Utility customers in Boulder wait, watch

BOULDER – Businesses and institutions in Boulder continue to watch and try to understand the latest developments in the municipalization debate, even if they are not ready to take a public stand supporting or opposing the idea.

Boulder’s team of energy advisers and legal experts believe the city should be able to create a municipal “utility of the future,” according to a report released Feb. 21.

The report was prepared for the Boulder City Council and lays out strategies for the city, including ones that could lead to a legal fight between Boulder and Xcel Energy Inc.

A large team of city planners and lawyers, as well as technical and legal advisers hired by the city, have been studying for months whether Boulder could form a utility. Its studies sought to find out if the utility could be as reliable as Xcel Energy, with lower carbon emissions and more energy from renewable sources. The utility also would have to charge lower rates.

Rates and reliability have emerged as the major concerns being voiced by large companies.

Ball Aerospace & Technologies Corp. is based in Boulder and has satellite assembly and testing facilities in the city. Ball’s operations require a lot of power, and a loss of power could damage equipment that is being tested or built.

Ball has been watching the debate and reviewed the recent report, according to an emailed statement from Ball Aerospace spokeswoman Roz Brown.

“Ball is following the electric-utility municipalization issue closely. As one of the larger energy users in Boulder, we are concerned how municipalization could impact our costs. Additionally, we have unique reliability needs. Based on what we’ve read in the staff report so far, we agree that the municipalization seems possible, but we’re still waiting to be convinced that the gains outweigh the risks,” the statement said.

The University of Colorado-Boulder also has watched developments closely. CU Boulder officials have met with the city and discussed what’s going on, said Frances Draper, vice chancellor for strategic relations.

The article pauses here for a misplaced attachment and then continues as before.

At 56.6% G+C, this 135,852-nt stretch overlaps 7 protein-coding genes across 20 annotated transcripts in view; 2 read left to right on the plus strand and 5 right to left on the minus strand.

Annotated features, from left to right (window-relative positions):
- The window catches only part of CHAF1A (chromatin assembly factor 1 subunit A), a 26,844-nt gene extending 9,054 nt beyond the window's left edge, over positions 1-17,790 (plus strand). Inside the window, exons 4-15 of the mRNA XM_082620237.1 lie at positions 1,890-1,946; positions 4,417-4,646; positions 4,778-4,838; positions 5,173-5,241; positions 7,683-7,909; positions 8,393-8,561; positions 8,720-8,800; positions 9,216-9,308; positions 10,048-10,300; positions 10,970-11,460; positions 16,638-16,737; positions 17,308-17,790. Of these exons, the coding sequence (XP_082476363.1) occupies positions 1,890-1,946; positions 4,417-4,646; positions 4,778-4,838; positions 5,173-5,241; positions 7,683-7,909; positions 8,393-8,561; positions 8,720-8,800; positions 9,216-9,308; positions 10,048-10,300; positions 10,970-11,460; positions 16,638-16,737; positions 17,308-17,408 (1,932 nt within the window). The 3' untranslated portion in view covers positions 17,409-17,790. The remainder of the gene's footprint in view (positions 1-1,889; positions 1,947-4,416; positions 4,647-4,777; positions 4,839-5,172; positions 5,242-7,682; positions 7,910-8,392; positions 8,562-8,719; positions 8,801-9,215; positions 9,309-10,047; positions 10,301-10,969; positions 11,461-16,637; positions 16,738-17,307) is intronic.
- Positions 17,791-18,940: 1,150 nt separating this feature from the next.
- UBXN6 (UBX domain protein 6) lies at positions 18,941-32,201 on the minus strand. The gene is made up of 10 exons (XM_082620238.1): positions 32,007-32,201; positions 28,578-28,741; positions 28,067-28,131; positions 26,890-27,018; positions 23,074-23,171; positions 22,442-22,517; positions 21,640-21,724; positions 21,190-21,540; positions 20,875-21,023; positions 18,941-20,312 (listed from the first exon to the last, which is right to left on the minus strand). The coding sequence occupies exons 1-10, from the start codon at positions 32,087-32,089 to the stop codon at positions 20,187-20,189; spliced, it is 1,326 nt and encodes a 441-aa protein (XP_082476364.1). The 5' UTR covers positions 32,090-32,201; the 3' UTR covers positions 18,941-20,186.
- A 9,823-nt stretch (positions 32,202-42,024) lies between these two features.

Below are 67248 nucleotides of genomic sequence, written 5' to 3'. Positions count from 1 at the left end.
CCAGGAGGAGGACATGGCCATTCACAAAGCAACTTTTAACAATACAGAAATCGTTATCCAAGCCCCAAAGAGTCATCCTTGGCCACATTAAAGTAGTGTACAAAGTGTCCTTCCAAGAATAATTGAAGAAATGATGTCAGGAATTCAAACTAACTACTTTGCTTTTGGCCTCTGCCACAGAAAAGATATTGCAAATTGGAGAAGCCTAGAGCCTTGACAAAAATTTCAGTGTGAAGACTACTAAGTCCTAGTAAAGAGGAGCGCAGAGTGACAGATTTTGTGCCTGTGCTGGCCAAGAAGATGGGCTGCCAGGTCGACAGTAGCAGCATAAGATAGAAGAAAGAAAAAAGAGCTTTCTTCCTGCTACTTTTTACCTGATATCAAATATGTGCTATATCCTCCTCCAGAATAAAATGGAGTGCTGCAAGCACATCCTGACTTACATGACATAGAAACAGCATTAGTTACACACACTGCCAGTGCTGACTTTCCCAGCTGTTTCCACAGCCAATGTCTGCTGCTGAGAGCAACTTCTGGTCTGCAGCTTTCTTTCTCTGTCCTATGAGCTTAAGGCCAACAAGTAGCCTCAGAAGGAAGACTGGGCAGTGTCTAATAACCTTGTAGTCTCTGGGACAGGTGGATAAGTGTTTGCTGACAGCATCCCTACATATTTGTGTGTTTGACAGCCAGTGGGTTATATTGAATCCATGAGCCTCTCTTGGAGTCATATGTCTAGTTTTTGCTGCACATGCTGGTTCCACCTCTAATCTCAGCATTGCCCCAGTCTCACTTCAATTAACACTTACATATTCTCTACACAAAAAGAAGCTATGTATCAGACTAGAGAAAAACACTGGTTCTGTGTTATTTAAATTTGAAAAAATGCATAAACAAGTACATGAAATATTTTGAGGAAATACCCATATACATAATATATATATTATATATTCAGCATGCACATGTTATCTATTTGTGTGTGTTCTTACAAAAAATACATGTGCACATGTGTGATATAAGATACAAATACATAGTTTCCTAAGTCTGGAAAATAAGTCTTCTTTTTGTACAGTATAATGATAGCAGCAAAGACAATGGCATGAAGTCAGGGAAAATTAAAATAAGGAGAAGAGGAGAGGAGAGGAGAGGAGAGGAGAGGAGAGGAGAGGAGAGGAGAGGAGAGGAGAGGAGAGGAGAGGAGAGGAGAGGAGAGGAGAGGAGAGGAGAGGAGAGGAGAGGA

A concrete proposal could be years away, she said, so the university has not taken a position on whether or not Boulder should form a utility.

“There are a lot of people working on it. I don’t think we’ll know what it looks like for a long time to come,” Draper said.

CU and Boulder share a commitment to energy efficiency and sustainability, but the university can’t risk losing power, so reliability is the first concern, she said. The campus essentially is a city within the city, providing housing for thousands of students. As at Ball, CU researchers conduct experiments that would not be able to survive a loss of electricity.

“We could lose years worth of work,” Draper said.

Cost matters, too, and a big increase in rates could lead to less money for other uses or even higher tuition or student fees, Draper said.

The campus already is taking steps to mitigate its electric bill, including restarting its cogeneration facility. That could make CU less dependent on any utility, but it will not generate enough power to make CU self-sufficient or give it the ability to “decouple” from a utility, Draper said.

CU-Boulder is not investigating whether it could remain an Xcel Energy customer even if the city municipalized.

“Whoever’s running the system, we’re attached to them,” Draper said.

Businesses in Boulder that are much smaller than Ball or CU also have concerns. One of them is simply staying knowledgeable about what’s going on, Boulder Chamber public affairs director Angelique Espinoza said.

Only a few businesses have staff with the expertise or time to follow the issue as closely as Ball. Because of that, the chamber wanted the city to release the report well before the city council took up the issue in a study session.

Businesses would like to understand how the city reached its findings and what the impact could be.

The short amount of time between the report’s release and the council study session “makes it really hard for anyone to say anything intelligent about the report,” Espinoza said.

The city will host an open conference call from noon to 1 p.m., Tuesday, March 12, that will focus on feedback from the business community. Information about joining the call is on the city website.

Boulder staff presented its findings to the council Feb. 26 during a study session that occurred after the Business Report went to press.

The report models six options for the council to consider that are based on 20-year projections. It can be found online at www.BouldersEnergyFuture.com.

The report does not recommend whether Boulder should municipalize. One of the scenarios it models is based on the status quo arrangement with Xcel Energy. However, five of the six scenarios it modeled would require some form of municipalization.

The report sets an Aug. 6 target date for when the city’s legal staff wants the authorization to begin acquisition negotiations with Xcel Energy, should the city council opt to go forward with municipalization. That could lead to eminent-domain litigation if the two sides do not agree on a price.

Xcel Energy also is taking its time before it knows when or if it will release a detailed response.

“The city’s put a lot of thought into its plan, and we’d like to put a lot of thought into our response,” spokeswoman Michelle Aguayo said the day the report was released.

The city council is scheduled to tell the city staff whether to continue down the road to municipalization on April 16.

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